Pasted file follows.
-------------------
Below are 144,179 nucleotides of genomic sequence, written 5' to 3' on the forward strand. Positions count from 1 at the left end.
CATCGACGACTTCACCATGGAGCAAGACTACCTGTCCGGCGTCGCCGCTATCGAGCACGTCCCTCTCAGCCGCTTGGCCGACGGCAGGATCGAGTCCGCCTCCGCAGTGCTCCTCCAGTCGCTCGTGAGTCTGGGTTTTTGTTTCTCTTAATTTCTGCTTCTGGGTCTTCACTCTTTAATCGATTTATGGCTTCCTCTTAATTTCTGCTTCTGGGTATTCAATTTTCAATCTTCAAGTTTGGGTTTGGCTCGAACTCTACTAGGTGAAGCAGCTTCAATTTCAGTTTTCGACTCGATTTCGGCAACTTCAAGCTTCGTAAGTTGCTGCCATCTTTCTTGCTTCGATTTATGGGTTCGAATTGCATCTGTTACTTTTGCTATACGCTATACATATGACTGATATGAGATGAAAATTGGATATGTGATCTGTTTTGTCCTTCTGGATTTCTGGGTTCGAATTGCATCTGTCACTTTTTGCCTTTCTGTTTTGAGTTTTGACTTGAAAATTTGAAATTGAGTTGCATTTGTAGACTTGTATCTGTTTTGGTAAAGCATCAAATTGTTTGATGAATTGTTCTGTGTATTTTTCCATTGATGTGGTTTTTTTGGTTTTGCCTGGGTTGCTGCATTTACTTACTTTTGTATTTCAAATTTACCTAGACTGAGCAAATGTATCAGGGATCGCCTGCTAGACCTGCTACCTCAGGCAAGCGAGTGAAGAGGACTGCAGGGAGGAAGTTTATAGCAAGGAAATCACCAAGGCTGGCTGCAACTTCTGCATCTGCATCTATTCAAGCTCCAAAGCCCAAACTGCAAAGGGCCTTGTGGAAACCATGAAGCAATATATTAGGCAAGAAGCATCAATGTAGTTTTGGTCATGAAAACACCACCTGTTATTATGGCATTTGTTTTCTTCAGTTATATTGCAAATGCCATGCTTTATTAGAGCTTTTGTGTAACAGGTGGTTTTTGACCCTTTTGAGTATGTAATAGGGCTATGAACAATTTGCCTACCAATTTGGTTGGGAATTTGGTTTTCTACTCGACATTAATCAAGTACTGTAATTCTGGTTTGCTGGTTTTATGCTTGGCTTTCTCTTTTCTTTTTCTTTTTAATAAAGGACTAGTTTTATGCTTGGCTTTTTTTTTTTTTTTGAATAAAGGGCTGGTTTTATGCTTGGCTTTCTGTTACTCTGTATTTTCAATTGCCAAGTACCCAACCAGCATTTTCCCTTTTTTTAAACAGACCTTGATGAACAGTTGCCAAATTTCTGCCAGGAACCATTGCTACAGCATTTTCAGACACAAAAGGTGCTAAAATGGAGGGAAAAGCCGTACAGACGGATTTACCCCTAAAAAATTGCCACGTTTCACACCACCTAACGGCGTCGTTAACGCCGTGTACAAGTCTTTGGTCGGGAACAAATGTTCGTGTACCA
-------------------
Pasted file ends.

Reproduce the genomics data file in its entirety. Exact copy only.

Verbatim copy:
Below are 144,179 nucleotides of genomic sequence, written 5' to 3' on the forward strand. Positions count from 1 at the left end.
CATCGACGACTTCACCATGGAGCAAGACTACCTGTCCGGCGTCGCCGCTATCGAGCACGTCCCTCTCAGCCGCTTGGCCGACGGCAGGATCGAGTCCGCCTCCGCAGTGCTCCTCCAGTCGCTCGTGAGTCTGGGTTTTTGTTTCTCTTAATTTCTGCTTCTGGGTCTTCACTCTTTAATCGATTTATGGCTTCCTCTTAATTTCTGCTTCTGGGTATTCAATTTTCAATCTTCAAGTTTGGGTTTGGCTCGAACTCTACTAGGTGAAGCAGCTTCAATTTCAGTTTTCGACTCGATTTCGGCAACTTCAAGCTTCGTAAGTTGCTGCCATCTTTCTTGCTTCGATTTATGGGTTCGAATTGCATCTGTTACTTTTGCTATACGCTATACATATGACTGATATGAGATGAAAATTGGATATGTGATCTGTTTTGTCCTTCTGGATTTCTGGGTTCGAATTGCATCTGTCACTTTTTGCCTTTCTGTTTTGAGTTTTGACTTGAAAATTTGAAATTGAGTTGCATTTGTAGACTTGTATCTGTTTTGGTAAAGCATCAAATTGTTTGATGAATTGTTCTGTGTATTTTTCCATTGATGTGGTTTTTTTGGTTTTGCCTGGGTTGCTGCATTTACTTACTTTTGTATTTCAAATTTACCTAGACTGAGCAAATGTATCAGGGATCGCCTGCTAGACCTGCTACCTCAGGCAAGCGAGTGAAGAGGACTGCAGGGAGGAAGTTTATAGCAAGGAAATCACCAAGGCTGGCTGCAACTTCTGCATCTGCATCTATTCAAGCTCCAAAGCCCAAACTGCAAAGGGCCTTGTGGAAACCATGAAGCAATATATTAGGCAAGAAGCATCAATGTAGTTTTGGTCATGAAAACACCACCTGTTATTATGGCATTTGTTTTCTTCAGTTATATTGCAAATGCCATGCTTTATTAGAGCTTTTGTGTAACAGGTGGTTTTTGACCCTTTTGAGTATGTAATAGGGCTATGAACAATTTGCCTACCAATTTGGTTGGGAATTTGGTTTTCTACTCGACATTAATCAAGTACTGTAATTCTGGTTTGCTGGTTTTATGCTTGGCTTTCTCTTTTCTTTTTCTTTTTAATAAAGGACTAGTTTTATGCTTGGCTTTTTTTTTTTTTTTGAATAAAGGGCTGGTTTTATGCTTGGCTTTCTGTTACTCTGTATTTTCAATTGCCAAGTACCCAACCAGCATTTTCCCTTTTTTTAAACAGACCTTGATGAACAGTTGCCAAATTTCTGCCAGGAACCATTGCTACAGCATTTTCAGACACAAAAGGTGCTAAAATGGAGGGAAAAGCCGTACAGACGGATTTACCCCTAAAAAATTGCCACGTTTCACACCACCTAACGGCGTCGTTAACGCCGTGTACAAGTCTTTGGTCGGGAACAAATGTTCGTGTACCA